Over the past six months or so, I have commented on the buildup of cash at many of the major banks and manufacturing firms in the United States. My bet has been that at some point in the future, these cash hoards would be used by the large, healthy organizations amassing them to buy up other firms in a period of consolidation that would rival any other in United States history.
The growth of these cash hoards has been subsidized by the Federal Reserve System as it has kept its target interest rate near zero for twenty months and promises to continue to do so for an “extended time.” This has allowed large banks, non-bank companies, and investment funds to engage in the “carry trade”, regain their health and profitability, and build up their cash positions to historic levels. In so doing the Fed has underwritten a bubble in the bond market. (http://seekingalpha.com/article/221151-a-bubble-in-the-bond-market)
Behind this policy stance is the concern of the Federal Reserve for the solvency of large numbers of smaller commercial banks. On May 20, 2010, the FDIC claimed that there were 775 banks on its list of problem banks as of March 31, 2010. (The new list should be out any day.) As of last Friday, the FDIC had seen 110 banks close this year a rate of about 3.5 banks per week. Elizabeth Warren has stated in front of Congress that around 3,000 smaller banks face serious problems in the near future, especially in terms of commercial real estate. (http://seekingalpha.com/article/215958-elizabeth-warren-on-the-troubled-smaller-banks) For the problems of these smaller banks to be worked out in an orderly fashion, the Federal Reserve needs to keep interest very low well into 2011.
The consequence of this policy has been a bifurcation of American finance…and American industry. The bigger and better off companies have profited from the extraordinarily low borrowing costs and the promise that the huge, risk-free spreads that could be earned in the bond market would not go away soon. The smaller and less-well-off companies just held on, hoping that they would survive.
So, the bigger and better off companies built up their cash pools. The banks didn’t use the funds to make loans. The non-financial firms didn’t spend them to invest in new plant and equipment. The investment funds kept the perpetual money machines going. The question was, when would these organizations use these cash pools to begin the consolidation frenzy?
Now the Friday newspapers are full of the “deals” that have taken place this week. BHP has a $40 billion offer on the table for Potash Corporation. Intel is spending almost $8 billion for McAfee. Rank group has put out about $5 billion to acquire Pactiv and Dell has obtained 3PAR for a little over $1 billion.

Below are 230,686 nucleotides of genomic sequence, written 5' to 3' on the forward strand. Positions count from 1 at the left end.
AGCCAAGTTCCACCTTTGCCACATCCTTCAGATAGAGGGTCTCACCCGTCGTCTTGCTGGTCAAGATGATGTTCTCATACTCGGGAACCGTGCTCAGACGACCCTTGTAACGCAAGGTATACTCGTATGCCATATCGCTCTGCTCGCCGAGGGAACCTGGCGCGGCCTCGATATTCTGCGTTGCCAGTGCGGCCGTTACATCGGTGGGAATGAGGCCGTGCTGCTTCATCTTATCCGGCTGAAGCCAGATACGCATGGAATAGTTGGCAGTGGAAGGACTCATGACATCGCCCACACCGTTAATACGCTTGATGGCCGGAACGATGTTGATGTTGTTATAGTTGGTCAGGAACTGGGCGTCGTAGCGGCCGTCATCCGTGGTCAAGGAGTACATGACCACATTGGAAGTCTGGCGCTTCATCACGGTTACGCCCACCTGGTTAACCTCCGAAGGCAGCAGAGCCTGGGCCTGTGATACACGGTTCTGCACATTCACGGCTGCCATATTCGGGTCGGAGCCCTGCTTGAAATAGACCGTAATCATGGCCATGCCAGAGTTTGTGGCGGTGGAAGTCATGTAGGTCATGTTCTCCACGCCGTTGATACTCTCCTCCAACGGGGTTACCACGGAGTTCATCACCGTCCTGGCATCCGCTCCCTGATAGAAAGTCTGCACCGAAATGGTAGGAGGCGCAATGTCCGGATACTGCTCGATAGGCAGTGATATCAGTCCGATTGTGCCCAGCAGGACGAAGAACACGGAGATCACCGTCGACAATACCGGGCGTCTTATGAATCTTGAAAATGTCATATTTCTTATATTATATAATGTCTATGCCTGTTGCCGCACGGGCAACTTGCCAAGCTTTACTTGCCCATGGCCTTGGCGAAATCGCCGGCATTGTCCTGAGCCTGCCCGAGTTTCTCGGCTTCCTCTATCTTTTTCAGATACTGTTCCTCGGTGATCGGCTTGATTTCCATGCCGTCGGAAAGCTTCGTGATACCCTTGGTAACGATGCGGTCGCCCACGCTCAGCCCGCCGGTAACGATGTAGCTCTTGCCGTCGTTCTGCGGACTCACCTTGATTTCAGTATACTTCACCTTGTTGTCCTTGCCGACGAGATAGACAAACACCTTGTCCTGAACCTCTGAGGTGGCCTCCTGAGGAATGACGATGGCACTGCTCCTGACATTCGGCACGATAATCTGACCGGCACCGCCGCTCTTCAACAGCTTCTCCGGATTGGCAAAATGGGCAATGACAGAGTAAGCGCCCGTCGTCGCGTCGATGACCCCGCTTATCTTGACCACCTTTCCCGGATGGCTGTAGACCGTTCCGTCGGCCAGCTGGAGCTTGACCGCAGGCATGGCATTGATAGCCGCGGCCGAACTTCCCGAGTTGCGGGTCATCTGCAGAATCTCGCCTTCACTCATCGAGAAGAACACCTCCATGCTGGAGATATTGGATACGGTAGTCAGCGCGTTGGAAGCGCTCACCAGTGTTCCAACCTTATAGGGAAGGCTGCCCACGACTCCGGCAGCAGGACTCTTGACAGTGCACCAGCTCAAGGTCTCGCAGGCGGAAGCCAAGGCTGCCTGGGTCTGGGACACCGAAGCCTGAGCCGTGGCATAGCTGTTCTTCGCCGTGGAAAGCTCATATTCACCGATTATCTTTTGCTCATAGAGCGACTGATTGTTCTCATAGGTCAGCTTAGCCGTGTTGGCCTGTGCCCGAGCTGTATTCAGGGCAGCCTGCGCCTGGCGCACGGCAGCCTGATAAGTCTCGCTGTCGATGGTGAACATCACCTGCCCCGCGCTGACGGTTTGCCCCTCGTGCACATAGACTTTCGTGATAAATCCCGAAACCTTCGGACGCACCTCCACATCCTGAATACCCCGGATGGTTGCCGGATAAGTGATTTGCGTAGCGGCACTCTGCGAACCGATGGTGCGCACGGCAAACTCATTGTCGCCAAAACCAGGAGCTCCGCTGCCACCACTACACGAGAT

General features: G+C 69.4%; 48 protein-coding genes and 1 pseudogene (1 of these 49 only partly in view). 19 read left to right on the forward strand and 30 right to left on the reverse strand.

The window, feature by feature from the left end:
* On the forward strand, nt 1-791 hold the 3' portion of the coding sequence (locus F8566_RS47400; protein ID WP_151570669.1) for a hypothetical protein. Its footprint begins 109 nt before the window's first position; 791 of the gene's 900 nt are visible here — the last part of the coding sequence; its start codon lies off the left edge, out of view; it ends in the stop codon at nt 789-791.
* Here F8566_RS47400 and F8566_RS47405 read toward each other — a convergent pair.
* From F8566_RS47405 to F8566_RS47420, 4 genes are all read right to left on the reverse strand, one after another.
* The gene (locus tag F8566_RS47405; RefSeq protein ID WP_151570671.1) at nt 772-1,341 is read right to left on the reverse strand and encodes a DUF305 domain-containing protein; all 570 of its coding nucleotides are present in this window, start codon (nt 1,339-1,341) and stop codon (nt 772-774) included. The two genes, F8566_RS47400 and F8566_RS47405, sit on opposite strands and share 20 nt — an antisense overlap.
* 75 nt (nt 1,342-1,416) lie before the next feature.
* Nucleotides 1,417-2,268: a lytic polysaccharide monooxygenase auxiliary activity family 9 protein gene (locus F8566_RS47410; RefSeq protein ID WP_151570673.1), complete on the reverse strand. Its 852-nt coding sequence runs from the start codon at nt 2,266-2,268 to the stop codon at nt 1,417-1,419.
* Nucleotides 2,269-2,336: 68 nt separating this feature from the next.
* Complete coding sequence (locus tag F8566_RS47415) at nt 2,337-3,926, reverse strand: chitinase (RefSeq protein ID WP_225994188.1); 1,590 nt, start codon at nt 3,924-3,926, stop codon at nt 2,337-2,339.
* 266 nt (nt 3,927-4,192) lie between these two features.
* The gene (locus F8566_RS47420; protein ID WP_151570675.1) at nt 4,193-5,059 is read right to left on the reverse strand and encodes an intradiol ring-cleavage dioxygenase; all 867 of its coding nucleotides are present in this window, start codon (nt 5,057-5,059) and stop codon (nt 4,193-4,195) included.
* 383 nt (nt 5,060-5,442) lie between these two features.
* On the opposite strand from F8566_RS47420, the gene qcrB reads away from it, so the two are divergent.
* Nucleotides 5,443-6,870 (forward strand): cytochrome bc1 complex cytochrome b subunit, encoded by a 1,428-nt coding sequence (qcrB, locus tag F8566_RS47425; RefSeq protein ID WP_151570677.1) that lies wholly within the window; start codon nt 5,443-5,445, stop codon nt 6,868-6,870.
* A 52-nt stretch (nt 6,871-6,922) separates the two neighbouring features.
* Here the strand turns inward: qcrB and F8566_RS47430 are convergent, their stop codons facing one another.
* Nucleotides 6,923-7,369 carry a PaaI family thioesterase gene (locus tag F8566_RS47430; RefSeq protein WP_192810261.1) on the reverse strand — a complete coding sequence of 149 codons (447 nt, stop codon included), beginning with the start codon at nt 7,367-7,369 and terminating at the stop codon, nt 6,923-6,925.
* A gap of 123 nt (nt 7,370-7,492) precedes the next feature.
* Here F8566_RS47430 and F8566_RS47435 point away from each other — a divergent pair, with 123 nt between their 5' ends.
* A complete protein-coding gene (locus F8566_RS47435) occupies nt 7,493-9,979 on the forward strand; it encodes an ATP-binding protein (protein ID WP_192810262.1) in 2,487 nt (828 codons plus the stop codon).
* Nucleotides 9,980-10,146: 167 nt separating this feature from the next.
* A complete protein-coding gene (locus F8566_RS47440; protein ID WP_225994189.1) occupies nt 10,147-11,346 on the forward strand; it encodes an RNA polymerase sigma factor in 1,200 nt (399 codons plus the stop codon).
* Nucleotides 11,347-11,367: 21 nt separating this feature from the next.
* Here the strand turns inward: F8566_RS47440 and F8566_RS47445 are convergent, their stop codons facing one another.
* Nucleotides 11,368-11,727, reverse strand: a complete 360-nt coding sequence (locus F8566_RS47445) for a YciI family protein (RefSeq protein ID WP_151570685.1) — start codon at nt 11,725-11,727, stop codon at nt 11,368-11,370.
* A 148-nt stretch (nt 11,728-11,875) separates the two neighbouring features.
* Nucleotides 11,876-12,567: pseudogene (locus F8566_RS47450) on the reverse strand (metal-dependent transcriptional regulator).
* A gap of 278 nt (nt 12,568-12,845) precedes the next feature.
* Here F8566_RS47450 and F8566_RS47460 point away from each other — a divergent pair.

And, in the banking area, First Niagara has paid $1.5 billion to acquire NewAlliance Bancshares. This latter deal seems to be particularly significant because both financial organizations are healthy. There have been many bank acquisitions over the past several years in which only one of the combining institutions have been healthy, but none where both have been in good shape.
This move by First Niagara is seen as something new in the current environment from both the company side, but also from the regulatory side. Regulators have been so pre-occupied in the past several years with problems in the banking space that little time has been available to give any attention to healthy combinations, if they existed. The announcement of this deal raises the question about whether or not more regulatory time will be given to healthy deals in the near future.
Bottom line: the cash is around in the coffers of many banks and non-financial companies. These organizations do not seem to be intent upon using these funds in a way that will speed up the economic recovery. The strategy seems to be to take part in a substantial consolidation and re-structuring of American finance and industry. The companies I would focus on at this time are those that are profitable, that have a large accumulation of cash, and that have the management team and will to lead this effort. As we saw in the buyout mania that took place in the late 1970s and 1980s, the best performers were the ones that moved first before higher and higher premiums were required to pull off deals. I believe that this will be the case in the present situation. Who said that the world was worried about companies that were “too big to fail”? They ain’t seen nothin’ yet!